A Dolls' House Alphabet
by Val Hill
Every house needs lots of these, it’s surprising how many,
and how much of the budget they swallow up (see ‘B’ and ‘F’ ).
Never large enough, frequently depleted (see 'F').
Indispensable for transporting houses, ideally, should be big enough for two.
Occurs in human size houses to distract from doll houses.
As in finish. Rarely occurs.
Useful if supportive (i.e. You want WHAT! For Christmas, Oh OK then.) If not, consider acquiring a new one.
Small people with large personalities. Cost out of proportion to size. (see ‘A’ 'B' and 'F')
A time for recuperation and an opportunity to search for new ideas and supplies.
A claim made by other family members. Irrelevant when viewing new purchases.
An emotion felt by many when viewing collections.
Don’t worry, this is natural, and it is highly probable that someone is jealous of yours.
Plasters must be applied immediately they are damaged, blood is very difficult to get out of wallpaper.
As in “That house? Oh I’ve had that old thing for ages”. To be avoided.
Most family members notice when a six bedroom doll house appears in the real house.
Most family members insist at attendance at these, even if it means leaving a project at an interesting stage.
Damage to these can be repaired at salons. However this does divert funds from important matters (see ‘A’).
This is part of the natural life cycle of a dolls house. Proud fathers become proud grandfathers and 'do up' the doll house. However, this is often done to vintage houses in gloss paint, disguising all the original features. (see 'S')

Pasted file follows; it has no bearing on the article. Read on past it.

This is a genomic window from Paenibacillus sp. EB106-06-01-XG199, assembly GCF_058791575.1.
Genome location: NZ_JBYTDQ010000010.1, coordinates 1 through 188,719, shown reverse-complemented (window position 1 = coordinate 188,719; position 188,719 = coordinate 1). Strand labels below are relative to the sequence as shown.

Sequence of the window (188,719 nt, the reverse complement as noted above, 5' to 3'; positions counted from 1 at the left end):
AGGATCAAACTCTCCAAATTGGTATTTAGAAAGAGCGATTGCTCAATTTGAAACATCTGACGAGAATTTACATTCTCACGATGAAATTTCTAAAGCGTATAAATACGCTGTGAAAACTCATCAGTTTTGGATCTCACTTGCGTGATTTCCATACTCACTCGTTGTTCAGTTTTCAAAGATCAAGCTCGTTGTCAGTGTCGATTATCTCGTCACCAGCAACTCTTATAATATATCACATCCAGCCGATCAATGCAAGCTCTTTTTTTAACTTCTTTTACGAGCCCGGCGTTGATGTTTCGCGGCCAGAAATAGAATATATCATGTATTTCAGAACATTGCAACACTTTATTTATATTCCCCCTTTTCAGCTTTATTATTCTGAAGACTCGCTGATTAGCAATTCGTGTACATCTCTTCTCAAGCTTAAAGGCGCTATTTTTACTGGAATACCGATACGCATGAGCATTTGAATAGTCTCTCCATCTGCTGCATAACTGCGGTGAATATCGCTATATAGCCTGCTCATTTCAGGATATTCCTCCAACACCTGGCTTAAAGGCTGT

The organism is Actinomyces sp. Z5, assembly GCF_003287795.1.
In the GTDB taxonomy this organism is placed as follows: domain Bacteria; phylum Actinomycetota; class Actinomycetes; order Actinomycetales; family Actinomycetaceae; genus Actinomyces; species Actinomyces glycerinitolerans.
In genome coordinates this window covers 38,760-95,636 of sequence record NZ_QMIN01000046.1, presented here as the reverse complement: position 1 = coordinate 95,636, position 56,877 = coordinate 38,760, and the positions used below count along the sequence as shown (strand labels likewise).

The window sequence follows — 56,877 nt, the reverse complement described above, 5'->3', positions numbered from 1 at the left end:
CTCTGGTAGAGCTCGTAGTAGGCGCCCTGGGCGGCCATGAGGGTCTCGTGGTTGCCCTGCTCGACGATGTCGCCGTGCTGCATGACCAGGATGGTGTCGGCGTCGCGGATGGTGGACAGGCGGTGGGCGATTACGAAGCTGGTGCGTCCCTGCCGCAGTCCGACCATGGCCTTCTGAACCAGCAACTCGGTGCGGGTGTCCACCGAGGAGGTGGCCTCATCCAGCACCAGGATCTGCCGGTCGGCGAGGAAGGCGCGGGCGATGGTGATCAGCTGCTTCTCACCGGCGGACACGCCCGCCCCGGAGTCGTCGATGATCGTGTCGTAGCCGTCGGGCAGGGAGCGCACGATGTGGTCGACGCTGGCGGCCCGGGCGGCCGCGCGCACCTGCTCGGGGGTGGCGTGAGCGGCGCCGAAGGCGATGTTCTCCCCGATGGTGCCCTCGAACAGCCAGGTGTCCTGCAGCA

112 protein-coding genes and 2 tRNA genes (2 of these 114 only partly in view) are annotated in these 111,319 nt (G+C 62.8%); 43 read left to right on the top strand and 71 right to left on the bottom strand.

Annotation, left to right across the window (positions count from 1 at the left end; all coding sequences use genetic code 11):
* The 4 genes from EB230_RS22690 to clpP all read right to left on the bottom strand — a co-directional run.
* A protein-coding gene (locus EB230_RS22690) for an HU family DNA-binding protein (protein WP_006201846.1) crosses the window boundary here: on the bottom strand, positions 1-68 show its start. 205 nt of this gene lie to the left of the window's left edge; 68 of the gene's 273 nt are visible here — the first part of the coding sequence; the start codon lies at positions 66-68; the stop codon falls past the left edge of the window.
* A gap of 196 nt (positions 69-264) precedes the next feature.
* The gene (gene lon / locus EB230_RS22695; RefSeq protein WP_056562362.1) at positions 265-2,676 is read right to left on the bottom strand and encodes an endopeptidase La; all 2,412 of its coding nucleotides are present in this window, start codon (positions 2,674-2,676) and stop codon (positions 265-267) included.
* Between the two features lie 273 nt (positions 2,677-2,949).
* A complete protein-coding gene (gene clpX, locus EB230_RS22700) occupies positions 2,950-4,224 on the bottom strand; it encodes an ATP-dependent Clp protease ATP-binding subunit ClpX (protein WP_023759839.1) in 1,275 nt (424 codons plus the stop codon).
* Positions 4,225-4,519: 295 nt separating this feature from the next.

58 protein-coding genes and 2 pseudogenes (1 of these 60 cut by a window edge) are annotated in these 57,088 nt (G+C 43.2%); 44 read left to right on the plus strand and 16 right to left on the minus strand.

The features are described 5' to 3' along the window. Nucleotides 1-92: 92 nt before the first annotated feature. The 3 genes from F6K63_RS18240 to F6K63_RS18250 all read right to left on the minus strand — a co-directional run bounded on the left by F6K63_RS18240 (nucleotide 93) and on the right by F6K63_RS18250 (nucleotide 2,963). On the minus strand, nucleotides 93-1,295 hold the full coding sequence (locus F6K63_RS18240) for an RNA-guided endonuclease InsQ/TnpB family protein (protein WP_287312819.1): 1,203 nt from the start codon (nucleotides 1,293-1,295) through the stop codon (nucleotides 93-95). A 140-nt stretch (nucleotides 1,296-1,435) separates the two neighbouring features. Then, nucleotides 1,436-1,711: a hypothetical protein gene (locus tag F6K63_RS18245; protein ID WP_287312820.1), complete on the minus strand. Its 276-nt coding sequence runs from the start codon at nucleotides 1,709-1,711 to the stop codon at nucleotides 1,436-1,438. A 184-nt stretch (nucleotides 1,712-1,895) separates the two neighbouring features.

What the neighbours think of you when you play with Grecons in the garden.
of jobs waiting to be done. Never gets smaller.
Never enough. Consider moving family into garden shed.
Useful for removing Gloss (see 'O'). Also good at removing skin from fingers.
The stage of painting that pets and children are most drawn to.
Under the bed
A possible hiding place for new acquisitions from unsympathetic eyes.
Can damage houses and contents. Many varieties, include woodworm, moths, spiders and children.
Another possible hiding place (see 'O'). Alternate use is to fit with shelves to display houses.
Clothes can be kept in the garden shed.
A person unduly fearful of foreign ideas such as Gottschalk or Lundby.
A common feeling when at fairs.
An excellent quality possessed in great amounts by many dollhouse collectors.
Photo credits: A:© Joan Joyce; C: © Deborah Green; D: © Rebecca Green; G: Hamleys catalogue; H: © diePuppenstubensammlerin; K: © Pinch of Pepper; M: © Valerie Towers; O: © Rebecca Green; R: © Zoe H.; S: © Celia Thomas of KT Miniatures; V: © Barbara King; W: © Christine Jaeger; Y: © Béatrice Dassonville.